In the wake of 3D fighters like Virtual Fighter and Tekken, 2D games seemed to be on the wayside. When it was first announced that a new 2D based Street Fighter 3 was coming, well I can tell you that the sky was falling. Not only was it a new game, but the art style was fresh, the game engine was completely re-designed, and the only iconic characters from Street Fighter were Ryu and Ken. Many questoned the idea of introducing a brand new set of characters with “Alex” representing the new World Warriors. Street Fighter III unfortunately was not well received until the last revision Street Fighter III: Third Strike.
Finally this was the evolutionary leap that yet again set the bar for fighting games. SF3TS took all of the best parts of each predecessor and introduced the “Parry System” which still to this day makes for an exciting game. SF3TS was one of the longest running games that was played tournament-wise around the world. I have a few words for you Evo Moment #37….
06. Mortal Kombat II
Newer gamers who see Mortal Kombat 2 probably laugh at how bad it looks, plays and more. They probably don’t realize that at one time it was all that people talked about in the arcades. That guys used to load up tokens under the screen itching to get a chance at that “nasty Scorpion” and his cheap teleportation tactics. Mortal Kombat II defines “arcade classic” and guys became gods in the mall for their nasty “nut punch” combos with Johnny Cage. It was the game that gave American developers the hope that maybe they too could make a Street Fighter to suck up our arcade dollars.
The Mortal Kombat series has always been ignored in Japan, but in the states when MK2 was released on the SNES (sans blood and guts :/) and Sega Genesis it was one of the first fighters I’ve known to ever have an actual “scene”. MK2 is huge for fighting game history and no fighter worth his salt could ever deny it’s importance.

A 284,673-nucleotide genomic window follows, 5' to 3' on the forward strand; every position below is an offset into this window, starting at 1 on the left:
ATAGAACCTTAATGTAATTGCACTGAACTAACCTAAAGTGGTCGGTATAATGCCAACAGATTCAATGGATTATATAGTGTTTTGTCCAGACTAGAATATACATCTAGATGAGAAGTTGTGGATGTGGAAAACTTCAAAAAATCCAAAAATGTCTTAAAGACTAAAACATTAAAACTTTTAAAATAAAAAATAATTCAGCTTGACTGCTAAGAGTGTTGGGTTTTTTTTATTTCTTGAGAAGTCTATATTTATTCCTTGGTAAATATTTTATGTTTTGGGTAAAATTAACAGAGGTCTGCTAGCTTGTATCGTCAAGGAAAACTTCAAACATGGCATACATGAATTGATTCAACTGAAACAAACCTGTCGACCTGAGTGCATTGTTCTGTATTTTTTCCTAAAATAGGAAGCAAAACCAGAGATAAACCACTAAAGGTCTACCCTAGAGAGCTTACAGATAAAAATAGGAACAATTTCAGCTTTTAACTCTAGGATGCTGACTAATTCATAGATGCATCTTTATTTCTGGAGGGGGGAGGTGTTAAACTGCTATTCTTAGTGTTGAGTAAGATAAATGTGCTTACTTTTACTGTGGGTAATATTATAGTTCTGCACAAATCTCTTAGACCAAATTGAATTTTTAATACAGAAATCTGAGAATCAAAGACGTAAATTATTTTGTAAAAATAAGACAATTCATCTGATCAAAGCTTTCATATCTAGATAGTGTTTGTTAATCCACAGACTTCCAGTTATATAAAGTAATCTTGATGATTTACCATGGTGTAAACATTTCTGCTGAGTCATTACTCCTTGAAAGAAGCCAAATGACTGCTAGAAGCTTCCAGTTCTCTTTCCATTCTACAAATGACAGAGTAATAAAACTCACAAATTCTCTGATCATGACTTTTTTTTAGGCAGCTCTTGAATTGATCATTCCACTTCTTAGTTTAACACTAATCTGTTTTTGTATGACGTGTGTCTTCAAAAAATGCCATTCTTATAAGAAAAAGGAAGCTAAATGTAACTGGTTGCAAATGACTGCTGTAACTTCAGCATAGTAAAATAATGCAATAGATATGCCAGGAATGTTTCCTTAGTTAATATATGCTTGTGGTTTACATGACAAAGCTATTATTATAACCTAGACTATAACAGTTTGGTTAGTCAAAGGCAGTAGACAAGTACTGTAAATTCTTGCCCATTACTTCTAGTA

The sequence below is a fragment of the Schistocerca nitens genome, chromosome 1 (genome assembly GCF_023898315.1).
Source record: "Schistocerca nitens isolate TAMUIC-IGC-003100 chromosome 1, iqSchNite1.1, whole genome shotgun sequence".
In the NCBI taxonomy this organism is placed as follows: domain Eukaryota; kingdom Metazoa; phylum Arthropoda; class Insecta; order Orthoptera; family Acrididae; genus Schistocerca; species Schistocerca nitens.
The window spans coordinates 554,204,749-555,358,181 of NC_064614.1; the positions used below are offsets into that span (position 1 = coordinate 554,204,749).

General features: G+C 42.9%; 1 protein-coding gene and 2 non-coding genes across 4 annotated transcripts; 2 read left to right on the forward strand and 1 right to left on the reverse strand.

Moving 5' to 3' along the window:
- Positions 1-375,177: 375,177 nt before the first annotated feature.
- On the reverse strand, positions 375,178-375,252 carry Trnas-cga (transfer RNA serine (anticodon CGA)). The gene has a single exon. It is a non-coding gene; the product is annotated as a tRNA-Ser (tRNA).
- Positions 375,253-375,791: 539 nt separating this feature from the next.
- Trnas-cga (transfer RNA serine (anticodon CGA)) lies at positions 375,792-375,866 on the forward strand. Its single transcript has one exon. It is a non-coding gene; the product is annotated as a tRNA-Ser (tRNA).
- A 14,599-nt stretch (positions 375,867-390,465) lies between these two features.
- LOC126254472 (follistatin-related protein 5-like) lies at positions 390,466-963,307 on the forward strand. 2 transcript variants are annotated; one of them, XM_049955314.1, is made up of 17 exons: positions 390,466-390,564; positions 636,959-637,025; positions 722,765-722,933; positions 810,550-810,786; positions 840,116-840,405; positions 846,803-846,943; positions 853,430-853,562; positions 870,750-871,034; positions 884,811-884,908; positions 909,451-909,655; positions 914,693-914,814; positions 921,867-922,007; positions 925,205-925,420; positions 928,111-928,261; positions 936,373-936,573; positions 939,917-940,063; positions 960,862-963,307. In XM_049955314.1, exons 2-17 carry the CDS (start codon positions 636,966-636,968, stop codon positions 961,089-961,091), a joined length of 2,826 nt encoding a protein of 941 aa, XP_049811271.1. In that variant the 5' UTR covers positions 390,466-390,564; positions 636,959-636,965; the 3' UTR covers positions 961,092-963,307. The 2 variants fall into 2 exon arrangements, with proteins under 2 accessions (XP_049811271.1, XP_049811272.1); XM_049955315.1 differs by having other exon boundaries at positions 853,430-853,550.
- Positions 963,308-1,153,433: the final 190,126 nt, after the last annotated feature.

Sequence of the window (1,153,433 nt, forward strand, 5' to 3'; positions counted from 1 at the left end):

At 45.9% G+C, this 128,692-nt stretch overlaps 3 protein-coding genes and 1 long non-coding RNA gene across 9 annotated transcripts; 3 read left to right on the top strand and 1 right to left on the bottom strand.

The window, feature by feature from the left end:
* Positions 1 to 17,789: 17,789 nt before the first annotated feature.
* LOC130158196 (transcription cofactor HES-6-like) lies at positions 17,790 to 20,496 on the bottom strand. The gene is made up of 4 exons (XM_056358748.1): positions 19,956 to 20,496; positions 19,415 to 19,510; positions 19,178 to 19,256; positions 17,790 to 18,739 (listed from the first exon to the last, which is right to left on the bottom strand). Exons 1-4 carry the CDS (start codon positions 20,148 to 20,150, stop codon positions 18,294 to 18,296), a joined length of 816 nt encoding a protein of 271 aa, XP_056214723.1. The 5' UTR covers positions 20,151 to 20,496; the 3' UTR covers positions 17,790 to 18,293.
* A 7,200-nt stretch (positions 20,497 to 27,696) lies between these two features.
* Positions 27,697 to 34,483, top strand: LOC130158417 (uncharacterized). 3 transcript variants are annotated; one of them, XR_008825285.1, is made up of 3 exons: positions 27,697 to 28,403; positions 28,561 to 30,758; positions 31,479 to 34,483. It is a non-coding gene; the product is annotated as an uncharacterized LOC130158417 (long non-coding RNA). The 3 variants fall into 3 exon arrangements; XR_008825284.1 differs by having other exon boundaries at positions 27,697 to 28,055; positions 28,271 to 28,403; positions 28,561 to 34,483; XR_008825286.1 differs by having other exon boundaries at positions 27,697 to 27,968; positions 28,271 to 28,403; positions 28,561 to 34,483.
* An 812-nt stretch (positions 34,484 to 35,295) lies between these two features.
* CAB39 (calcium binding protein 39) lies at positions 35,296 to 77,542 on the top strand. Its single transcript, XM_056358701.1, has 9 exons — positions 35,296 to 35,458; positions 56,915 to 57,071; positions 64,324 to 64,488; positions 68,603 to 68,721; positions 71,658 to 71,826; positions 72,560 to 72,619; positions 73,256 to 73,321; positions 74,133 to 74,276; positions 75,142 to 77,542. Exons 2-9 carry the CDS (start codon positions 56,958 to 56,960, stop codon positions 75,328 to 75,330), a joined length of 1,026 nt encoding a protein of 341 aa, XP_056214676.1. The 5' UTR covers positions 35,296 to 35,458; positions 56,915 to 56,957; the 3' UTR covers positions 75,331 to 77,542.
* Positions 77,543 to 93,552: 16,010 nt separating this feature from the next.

05. Super Street Fighter 4
Without Street Fighter 4 the genre of “fighting games” would still be a tiny niche largely ignored by the general gaming community. Fighting games used to be one of the primary genres that defined the power of a console (thinking of how I purchased a Sega Saturn only to have an arcade-perfect X-Men vs Street Fighter) and it was the chosen arcade game for young adults. Capcom shocked the gaming world by daring to choose a 3d model over their traditional 2D sprite model for the fighter and when it finally launched it blew our collective minds. SF4 is the living reincarnation of the original Street Fighter 2 in both hype, and competition flexibility. From its afterbirth rose new gods in the EVO championship, new players in the fighting game genre, and new hope (don’t sue me Lucas!) for the direction of fighters. Hell even my RPG Nazi girlfriend was trying to learn how to play it!
04. Last Blade 2
One of those silent hits that would suffer from a lack of exposure on American shores – Last Blade 2 was one of the best fighting games of it’s time. Utilizing an engine which allowed you to choose between slow, damaging combos under (POWER) and quick, high-numbered combinations in (SPEED); the game was just a treat to play. One of the best features of LB2 was it’s beautiful yet simple art, complimented by the smooth animation that left nothing to the imagination. When The buddah monk Lee Rekka started to dance on your face, you immediately knew that your ass was grassed, and when chibi Akari started her sequence of rolls it was your best guess at whether to risk a rushdown, or turtle back until she was finished.
Last Blade 2 took Samurai Shodown’s face-off mind games and added in the right amount of flavor to make it exciting. They had the classic drunken badass, the overly serious Samurai’s and the fun and playable child who hits as hard as her guardian. To this day 3GK wishes that X-Box arcade or PSN would inherit this title, or to have a true sequel created specifically for HD tvs.